Category Archives: Rap

You are there

1.

The New York Times gives us a glimpse into its Rolodex of old school contacts, in an article about efforts to preserve a moderate-income Bronx building in which Kool Herc DJed his first parties and, as he does not tire of reminding us, invented this shit:

“This is where it came from,” said Clive Campbell, pointing to the building’s first-floor community room. “This is it. The culture started here and went around the world. But this is where it came from. Not anyplace else.”

Also deemed worthy of quotation is Grandmaster Caz. As the building at 1520 Sedgwick Avenue comes off of the Mitchell-Lama program it will become a market-rate apartment building, and tenants are trying to force the landlords to maintain the low rents that were offset by the program’s low-interest mortgages. At 1520 Sedgwick, the occupants are trying to get the building on the National Register of Historic Places — potentially preserving it as affordable housing — because Herc threw his early parties there.

The article also troublingly equates withdrawal from the Mitchell-Lama program with “gentrification” — blame “the yuppies” or blame “greed” but don’t blame the structure of the deal itself, which seems to have been set up to achieve exactly this outcome. Mitchell-Lama involved handing city-owned land over to the landlords, which is what capital does when smacked around by beefy Rockefeller Republicans: agree to a secure but limited return for a defined period of time in exchange for eventual complete control over the property. Kool Herc seems to be more concerned with continually reconfirming his primacy (his OG status is not in dispute, but his sweeping claims to cultural ownership are) than with helping the tenants out with an interesting strategy to keep their homes, but we don’t hire DJs to referee land use, we hire them to rock the party and shout out their own names.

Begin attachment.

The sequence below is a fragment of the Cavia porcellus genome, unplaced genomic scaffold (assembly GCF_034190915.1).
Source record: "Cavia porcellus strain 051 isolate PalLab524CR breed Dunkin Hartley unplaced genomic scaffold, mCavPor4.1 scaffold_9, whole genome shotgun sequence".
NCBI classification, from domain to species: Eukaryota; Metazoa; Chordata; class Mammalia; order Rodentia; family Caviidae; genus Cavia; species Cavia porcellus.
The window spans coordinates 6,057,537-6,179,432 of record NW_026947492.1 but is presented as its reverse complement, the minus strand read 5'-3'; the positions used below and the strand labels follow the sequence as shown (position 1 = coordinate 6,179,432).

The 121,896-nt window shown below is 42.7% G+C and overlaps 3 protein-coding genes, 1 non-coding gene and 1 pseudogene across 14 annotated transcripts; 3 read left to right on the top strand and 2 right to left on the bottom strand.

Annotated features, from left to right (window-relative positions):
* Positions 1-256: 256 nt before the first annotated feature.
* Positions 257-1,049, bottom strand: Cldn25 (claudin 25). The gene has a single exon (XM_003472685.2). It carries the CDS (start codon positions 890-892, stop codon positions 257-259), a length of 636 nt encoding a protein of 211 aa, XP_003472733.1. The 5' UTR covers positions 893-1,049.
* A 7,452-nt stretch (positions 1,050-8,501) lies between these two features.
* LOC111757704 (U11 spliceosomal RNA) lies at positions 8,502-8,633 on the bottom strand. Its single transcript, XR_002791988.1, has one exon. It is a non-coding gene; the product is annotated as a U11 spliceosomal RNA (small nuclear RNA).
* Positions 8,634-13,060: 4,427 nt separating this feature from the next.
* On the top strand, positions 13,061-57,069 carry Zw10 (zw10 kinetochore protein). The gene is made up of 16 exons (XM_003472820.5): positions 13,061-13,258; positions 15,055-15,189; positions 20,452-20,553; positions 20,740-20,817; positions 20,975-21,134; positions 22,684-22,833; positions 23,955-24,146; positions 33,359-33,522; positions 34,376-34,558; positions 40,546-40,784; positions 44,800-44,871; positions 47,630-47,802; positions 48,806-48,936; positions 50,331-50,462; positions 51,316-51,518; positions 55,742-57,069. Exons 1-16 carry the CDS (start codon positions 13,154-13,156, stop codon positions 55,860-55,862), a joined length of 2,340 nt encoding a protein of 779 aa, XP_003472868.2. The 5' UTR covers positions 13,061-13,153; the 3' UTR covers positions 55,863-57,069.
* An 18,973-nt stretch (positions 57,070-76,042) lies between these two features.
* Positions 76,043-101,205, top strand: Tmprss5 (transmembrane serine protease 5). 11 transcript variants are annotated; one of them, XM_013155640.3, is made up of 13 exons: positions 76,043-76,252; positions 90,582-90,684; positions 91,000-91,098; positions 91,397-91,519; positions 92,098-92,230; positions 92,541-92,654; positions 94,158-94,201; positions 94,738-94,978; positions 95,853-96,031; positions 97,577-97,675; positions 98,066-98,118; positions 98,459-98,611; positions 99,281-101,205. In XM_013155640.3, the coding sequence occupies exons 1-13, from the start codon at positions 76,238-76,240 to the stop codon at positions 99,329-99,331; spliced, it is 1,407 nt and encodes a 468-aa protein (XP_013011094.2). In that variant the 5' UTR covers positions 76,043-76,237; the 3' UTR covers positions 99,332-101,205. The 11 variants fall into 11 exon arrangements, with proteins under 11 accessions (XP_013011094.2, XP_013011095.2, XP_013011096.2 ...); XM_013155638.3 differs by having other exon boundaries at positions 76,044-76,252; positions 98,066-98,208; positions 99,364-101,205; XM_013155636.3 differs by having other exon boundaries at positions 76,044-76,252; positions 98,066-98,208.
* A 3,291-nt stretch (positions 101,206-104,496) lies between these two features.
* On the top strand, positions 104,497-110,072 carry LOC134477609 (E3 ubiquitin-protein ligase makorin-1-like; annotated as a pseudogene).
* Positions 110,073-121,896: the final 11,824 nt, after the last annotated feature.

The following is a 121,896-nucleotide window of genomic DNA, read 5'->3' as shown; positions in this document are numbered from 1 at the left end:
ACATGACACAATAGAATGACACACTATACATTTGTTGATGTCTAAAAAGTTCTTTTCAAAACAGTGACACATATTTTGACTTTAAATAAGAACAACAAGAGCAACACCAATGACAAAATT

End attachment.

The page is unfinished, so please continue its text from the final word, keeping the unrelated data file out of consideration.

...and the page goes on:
Questions for class discussion:

-Given that historic preservation projects often pick the most relevant stage of a building’s long history to which they restore the structure, does that mean that we will be forced to lovingly replicate decaying infrastructure and “benign neglect” in restoring the Bronx River Houses to their appearance in the late Ford Administration?

-Are their other cultures whose “classical” period is redefined by a few dozen middle-aged men who have leveraged their position as “cultural radicals” into bullying elder status vis-a-vis a growing coterie of worshipful journalists/academics, playing off of the ossified hierarchies that would have had their teenage selves obsessed with well-scrubbed respectability a la Booker T?

2.